posted on Mar, 5 2003 @ 03:44 PM
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take a safety course straight away.

With a lack of experience and all you want is home protection, a shotgun is best. A 20g is best since you'll have minimal kickback and the ammo is cheap. If you live in suburbia or an apartment then a shotgun is also safer for your nieghbors too.

I have several that I use, I'm a target shooter on a local comp team and a novice gunsmith. My home defense is a Marlin 12g that I've modified as a SWAT-style Tactical Riot gun with an 18inch barrel and Infra-Red (YerDeadRedSpot), plus I have a Baretta 380 with a 9rd clip for the wife.

For comp purposes I use my SKS Tactical with the LEGAL non-detachable clip and 20 power scope, and for the Western comp I have my Colt 45 PeaceMaker.




posted on Mar, 5 2003 @ 03:52 PM
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I have with the shotgun, is that it isn't as convenient to keep near the bed, for when your wife hears those noises in the house at night... It takes longer to get to a shotgun and have it readied than it does a pistol. If I have the time however, I prefer to grab the 20 guage over the pistol, for the simple fact that it can shoot through doors, stops anything, and doesn't require careful aim in the dark... We live in a pretty decent neighborhood, and I've heard and seen prowlers before. Luckily, for them and me, they usually split when the security lights come on...



posted on Mar, 5 2003 @ 08:31 PM
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I mentioned this in another thread, but a very serious matter, so will give you a few pointers.

For strictly home protection, a shotgun is not a bad idea at all. Depending on your size and strength, a 20g or a 12 g should be considered, although if you are not physically able to deal with either one, a .410 is still respectable. Baikal (Russian) and Stoeger (German) make cool little "Coach Guns": short double barrel shotguns that make perfect houseguns. These are very easy to learn to use. Pump shotguns are not much more difficult to learn to use, relatively inexpensive, and to be had in either guage. Remington 870, Mossberg 500, and the Benelli Nova Special Purpose are the ones to look for (Excellent quality, reliability, easy to use, and in or around the $300 range).

For a first handgun, one of the newer load and forget/point and shoot handguns would be the best. As for caliber, you want the largest that you can comfortably control. (I dont like 9mm, and usually DO NOT recommend it, but for a novice shooter, due to soft recoil, and cheap price for practice ammo, it may be a good choice... just choose your "carry" ammunition very carefully, as you will need to wring the most performance out of it that you can, therefore, get very good quality hollow points).

Several good quality handguns are on the market that fit this description. The Glock, Walther P99/S&W99 (same gun), many of the Ruger Double Action Only, and the new Springfield Armory XD (Xtreme Duty) are probably your best bets. Of the above, I would recommend the Springfield XD highest, with the Ruger 2nd. Both are very accurate, super reliable, very robust and rugged, and affordable, in the $300-400 range.

Just remember, the biggest concern you should have when choosing a gun is making sure that it fits you well, as your "fit" to the gun will likely determine how well and accurate you shoot it. If at all possible, consult with friends who own guns and see if you can try them out to get an idea what fits you. If not, find a gun range that has rental guns.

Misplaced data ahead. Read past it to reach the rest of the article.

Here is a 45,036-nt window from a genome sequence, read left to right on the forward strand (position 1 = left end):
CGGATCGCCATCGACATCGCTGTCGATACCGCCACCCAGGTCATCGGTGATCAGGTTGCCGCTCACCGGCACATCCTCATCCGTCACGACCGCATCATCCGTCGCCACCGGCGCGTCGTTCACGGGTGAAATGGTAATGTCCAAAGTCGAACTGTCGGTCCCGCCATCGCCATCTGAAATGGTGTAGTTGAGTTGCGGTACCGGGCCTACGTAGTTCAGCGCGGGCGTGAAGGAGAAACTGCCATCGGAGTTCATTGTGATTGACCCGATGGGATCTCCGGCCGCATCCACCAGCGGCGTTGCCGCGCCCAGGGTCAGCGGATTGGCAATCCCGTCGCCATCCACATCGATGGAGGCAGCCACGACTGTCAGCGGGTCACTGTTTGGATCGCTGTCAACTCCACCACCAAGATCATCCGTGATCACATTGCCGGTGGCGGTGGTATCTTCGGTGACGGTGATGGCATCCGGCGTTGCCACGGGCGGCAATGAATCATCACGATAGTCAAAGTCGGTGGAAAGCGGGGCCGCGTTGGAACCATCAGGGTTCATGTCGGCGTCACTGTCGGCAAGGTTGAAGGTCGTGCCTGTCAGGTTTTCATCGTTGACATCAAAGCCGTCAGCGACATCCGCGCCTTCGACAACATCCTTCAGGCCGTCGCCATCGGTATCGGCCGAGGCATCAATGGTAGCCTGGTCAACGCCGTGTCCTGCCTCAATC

As far as price, you do get what you pay for. Consider that you are buying essential life insurance that could well save your life... if you life worth just say $79 for a little jamamatic???? Don't skimp, buy QUALITY. Also, PLEASE, when you buy a gun, budget an extra $100 or so for at least a half case if not a full case of practice ammo.... practice hard, practice often, and it will pay off if you ever really need it.

My personal preference runs toward the old fashioned Colt 1911A1 single action .45 automatic. However, I DO NOT recommend this to a novice shooter, as it really takes a good bit of skill and practice to get proficient with, and just to make sure you are not a danger with it.

Lastly, if you live in a state or area that issues Concealed Handgun Licenses, by all means, obtain one! For starters, once you have a carry license and background check, you no longer have to submit to the NICS background check when you buy guns (therefore, the ATF doesnt know you are buying any additional guns). But most important, regardless of what kind of gun you have, it does no good if you are being mugged or raped in a dark alley while it sits at home in a drawer.



posted on Mar, 6 2003 @ 12:37 AM
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Excellent advice dragonrider...particularly the last sentence...and its one of the things I have issues with regards my own countries Firearm Laws.

Ours state that when we have firearms in the house (we have NO carry laws/allowances at all), they have to be stored within either a lockable (with dead-bolt) cupboard, or a lockable secured (to either floor or wall) Gun Cabinet. Ammunition and removal operational parts (such as bolts etc) must also generally be stored in a completely separate locked compartment (though you can gain dispensation on this condition - separate compartment for ammo and bolts - if you are have been a member of a Firearms Club/Hunting Club for over 12 months).

What use is your firearm in an Home Invasion situation when it takes a great deal of time/effort (and noise) to actually fully arm yourself with it?? Its ridiculous...So yes...I'll openly admit to breaking the law on this one and having the shotty within easy reach/use.